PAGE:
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Northrop Job Cuts May Signal Slowdown on Stealth Program

February 10, 1988|RALPH VARTABEDIAN | Times Staff Writer

Northrop has begun to lay off employees at its Stealth bomber plant in Pico Rivera, it was learned Tuesday, a signal that the secret defense program may be experiencing at least a temporary slowdown.

Layoffs of 100 or fewer workers are not unusual in big defense programs as requirements for different skills change, aerospace industry sources said, but even minor cutbacks in the Stealth program could represent a problem at a time when the company should be expanding its work force. Northrop has about 14,000 employees at its advanced systems division in Pico Rivera, working on the Stealth and other secret projects.

The number of layoffs that have occurred could not be determined. A Northrop spokesman issued a statement saying only, "Our employment is where we planned it to be." He termed other questions as "sheer speculation."

When Northrop announced that it had received a $2-billion Air Force contract on the bomber in November, it was widely assumed that the award meant that Northrop was ready to begin production of the aircraft, which is intended to fly virtually undetected through enemy radar using a variety of new technologies.

Some Contracts Canceled

But industry experts told The Times that if Northrop were ready to launch production, it would not be shrinking its work force. Aircraft production programs can require up to 25,000 employees at the prime contractor alone, and Northrop appears to be well short of that.

Meanwhile, LTV, a major subcontractor on the bomber program, has announced the layoff of 1,000 of its 11,000 employees in Dallas.

The Times reported last month that Northrop had delayed the first flight of the Stealth bomber until August. The new information about the work force shrinkage suggests that production schedules now have been delayed as well. It has also been reported that Defense Secretary Frank C. Carlucci recently approved a delay in the program.

In any high-technology weapons program, technical problems are not unusual. In most cases, these problems are solved and the program goes on to a successful production phase. But sometimes, problems continue to dog programs and eventually cause abrupt cancellations, such as those that occurred on the Army's Sgt. York gun or the Air Force's T-46 trainer.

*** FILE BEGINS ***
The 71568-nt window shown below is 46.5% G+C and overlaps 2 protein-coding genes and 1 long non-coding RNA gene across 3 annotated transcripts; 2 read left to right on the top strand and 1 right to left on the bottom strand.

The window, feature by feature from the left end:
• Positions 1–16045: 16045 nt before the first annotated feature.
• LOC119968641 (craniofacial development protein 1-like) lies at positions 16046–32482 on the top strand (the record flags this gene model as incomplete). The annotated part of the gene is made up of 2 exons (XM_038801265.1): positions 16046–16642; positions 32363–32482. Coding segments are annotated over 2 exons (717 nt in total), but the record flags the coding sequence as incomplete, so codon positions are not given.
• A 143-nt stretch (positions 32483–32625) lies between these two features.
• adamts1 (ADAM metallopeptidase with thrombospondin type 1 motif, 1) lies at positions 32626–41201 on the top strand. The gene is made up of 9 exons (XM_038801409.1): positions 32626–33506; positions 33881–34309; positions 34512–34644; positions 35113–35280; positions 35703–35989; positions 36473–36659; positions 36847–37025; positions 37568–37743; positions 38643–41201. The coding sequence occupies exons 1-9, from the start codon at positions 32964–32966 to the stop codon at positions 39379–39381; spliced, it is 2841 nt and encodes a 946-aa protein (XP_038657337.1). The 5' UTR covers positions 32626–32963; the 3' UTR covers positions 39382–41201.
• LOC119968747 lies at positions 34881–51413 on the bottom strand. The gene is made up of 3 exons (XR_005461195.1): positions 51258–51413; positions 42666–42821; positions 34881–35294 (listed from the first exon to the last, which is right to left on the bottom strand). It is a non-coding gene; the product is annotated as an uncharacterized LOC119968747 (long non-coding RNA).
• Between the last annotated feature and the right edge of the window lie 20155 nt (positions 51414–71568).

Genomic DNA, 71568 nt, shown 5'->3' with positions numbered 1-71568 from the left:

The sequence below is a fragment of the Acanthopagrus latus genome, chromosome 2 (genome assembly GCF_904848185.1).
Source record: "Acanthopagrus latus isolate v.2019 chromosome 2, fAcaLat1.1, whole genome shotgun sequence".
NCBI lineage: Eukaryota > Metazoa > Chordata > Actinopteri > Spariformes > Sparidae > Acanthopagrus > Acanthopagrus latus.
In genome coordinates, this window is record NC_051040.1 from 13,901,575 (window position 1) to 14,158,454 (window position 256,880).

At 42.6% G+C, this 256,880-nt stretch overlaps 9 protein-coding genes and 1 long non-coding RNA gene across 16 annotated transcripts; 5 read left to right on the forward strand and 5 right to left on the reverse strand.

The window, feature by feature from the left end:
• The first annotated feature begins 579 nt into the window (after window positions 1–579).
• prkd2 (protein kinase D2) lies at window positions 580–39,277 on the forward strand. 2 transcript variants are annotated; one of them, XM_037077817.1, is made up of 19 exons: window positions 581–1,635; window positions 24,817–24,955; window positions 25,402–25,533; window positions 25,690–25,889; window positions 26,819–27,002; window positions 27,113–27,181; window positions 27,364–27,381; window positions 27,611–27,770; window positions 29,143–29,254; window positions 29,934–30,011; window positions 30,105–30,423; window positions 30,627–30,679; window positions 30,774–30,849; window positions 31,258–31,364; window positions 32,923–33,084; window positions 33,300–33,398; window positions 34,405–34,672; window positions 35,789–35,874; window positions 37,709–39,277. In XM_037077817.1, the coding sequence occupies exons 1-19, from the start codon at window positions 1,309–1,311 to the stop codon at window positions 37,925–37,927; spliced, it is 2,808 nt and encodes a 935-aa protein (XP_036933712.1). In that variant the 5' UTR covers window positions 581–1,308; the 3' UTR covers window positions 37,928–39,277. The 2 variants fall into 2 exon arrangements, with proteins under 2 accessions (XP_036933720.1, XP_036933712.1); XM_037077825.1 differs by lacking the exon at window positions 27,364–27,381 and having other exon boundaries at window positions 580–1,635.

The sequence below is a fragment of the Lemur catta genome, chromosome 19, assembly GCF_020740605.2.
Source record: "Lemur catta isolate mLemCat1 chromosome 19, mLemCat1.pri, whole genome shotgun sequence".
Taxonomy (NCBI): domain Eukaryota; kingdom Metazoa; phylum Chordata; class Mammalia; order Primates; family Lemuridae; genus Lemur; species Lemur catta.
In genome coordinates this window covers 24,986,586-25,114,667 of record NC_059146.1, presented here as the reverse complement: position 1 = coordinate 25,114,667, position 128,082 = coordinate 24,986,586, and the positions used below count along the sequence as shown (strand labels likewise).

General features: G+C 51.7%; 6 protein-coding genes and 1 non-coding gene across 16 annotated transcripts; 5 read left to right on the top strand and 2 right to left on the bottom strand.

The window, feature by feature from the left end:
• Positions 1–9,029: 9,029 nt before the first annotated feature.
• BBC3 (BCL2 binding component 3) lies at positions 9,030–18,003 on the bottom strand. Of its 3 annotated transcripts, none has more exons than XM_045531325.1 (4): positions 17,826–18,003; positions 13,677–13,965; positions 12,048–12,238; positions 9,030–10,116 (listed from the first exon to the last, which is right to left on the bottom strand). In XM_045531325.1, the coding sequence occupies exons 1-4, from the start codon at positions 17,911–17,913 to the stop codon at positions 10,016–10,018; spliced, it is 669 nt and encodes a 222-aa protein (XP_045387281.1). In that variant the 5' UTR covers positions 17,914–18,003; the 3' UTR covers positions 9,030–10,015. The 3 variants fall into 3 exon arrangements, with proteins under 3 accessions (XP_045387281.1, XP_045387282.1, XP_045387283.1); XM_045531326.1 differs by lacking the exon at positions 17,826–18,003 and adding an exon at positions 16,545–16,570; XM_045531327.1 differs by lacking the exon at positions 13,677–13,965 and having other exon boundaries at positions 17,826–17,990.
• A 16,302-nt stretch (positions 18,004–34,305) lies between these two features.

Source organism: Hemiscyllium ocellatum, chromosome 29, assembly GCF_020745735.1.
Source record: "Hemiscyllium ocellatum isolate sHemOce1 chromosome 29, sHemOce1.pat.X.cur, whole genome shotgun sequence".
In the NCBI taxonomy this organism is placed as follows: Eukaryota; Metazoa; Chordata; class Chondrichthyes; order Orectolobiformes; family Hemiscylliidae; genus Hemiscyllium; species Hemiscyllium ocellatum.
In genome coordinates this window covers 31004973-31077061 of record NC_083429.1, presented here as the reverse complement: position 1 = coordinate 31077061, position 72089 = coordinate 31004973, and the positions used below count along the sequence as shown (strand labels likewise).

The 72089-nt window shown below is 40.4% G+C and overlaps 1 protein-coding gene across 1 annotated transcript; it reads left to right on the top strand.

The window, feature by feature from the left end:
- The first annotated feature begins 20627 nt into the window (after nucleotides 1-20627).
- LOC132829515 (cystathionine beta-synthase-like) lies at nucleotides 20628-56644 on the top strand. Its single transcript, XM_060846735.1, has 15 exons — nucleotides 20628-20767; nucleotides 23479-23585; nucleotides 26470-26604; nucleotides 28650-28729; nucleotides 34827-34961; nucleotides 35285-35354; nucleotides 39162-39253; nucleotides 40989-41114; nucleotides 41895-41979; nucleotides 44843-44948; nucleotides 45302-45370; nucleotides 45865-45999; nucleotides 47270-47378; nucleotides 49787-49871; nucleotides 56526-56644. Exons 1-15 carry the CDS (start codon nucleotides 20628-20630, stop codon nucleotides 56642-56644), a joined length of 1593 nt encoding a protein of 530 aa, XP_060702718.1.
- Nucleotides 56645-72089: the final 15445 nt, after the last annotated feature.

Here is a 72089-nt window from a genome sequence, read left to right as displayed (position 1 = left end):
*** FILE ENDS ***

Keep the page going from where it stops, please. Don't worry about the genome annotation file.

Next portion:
Several sources at Northrop's Pico Rivera plant said they had been told by management of "potentially hundreds" of layoffs.

Purchasing agents at the plant have been told that some of them may be laid off soon, and some engineers have already received pink slips, according to two sources inside the plant. In addition, certain hourly production workers are being furloughed.

Since information on the program is tightly controlled, even employees do not know how many layoffs will occur throughout the plant. But speculation running through the plant is that a sizable cutback is coming.

In addition, a freeze has been placed on hiring of employees not working directly under a government contract, known in the industry as indirect employees, and Northrop has suspended most overtime.

Aerospace recruiters say some contracts for recruitment services have also been canceled recently. Even without a big layoff, aerospace companies normally have to hire people constantly to replace those who leave through normal attrition.

The Air Force has also slowed activity at LTV Aircraft Products Group in Dallas, a major Stealth subcontractor, reportedly because of problems in controlling the configuration of the aircraft, according to two industry sources.

Configuration control refers to the need for maintaining tight accounting of the thousands of engineering drawings that are generated in an aircraft design, all of which are subject to many changes in the design process.

The government suspended some operations at LTV after some disorders in configuration emerged, according to two knowledgeable industry officials. A government team was sent into the plant to conduct a "configuration audit," but it is unknown whether normal operations have resumed.

LTV announced last week that it was laying off 1,000 of its 11,000 employees, an action that was not officially linked to any program at the company. But none of LTV's non-secret programs appear to be shrinking at this time.

An LTV spokesman said he could not comment on any aspect of the company's Stealth bomber work. He said the layoffs, which included both salaried and hourly employees, were prompted by expectations of future budget cuts.

Under its secret contract with the Air Force, Northrop is prohibited from discussing the Stealth bomber program. The difficult restriction has prevented Northrop from discussing a program that represents about half its sales, which amounted to $1.46 billion in the third quarter ended Sept. 30.

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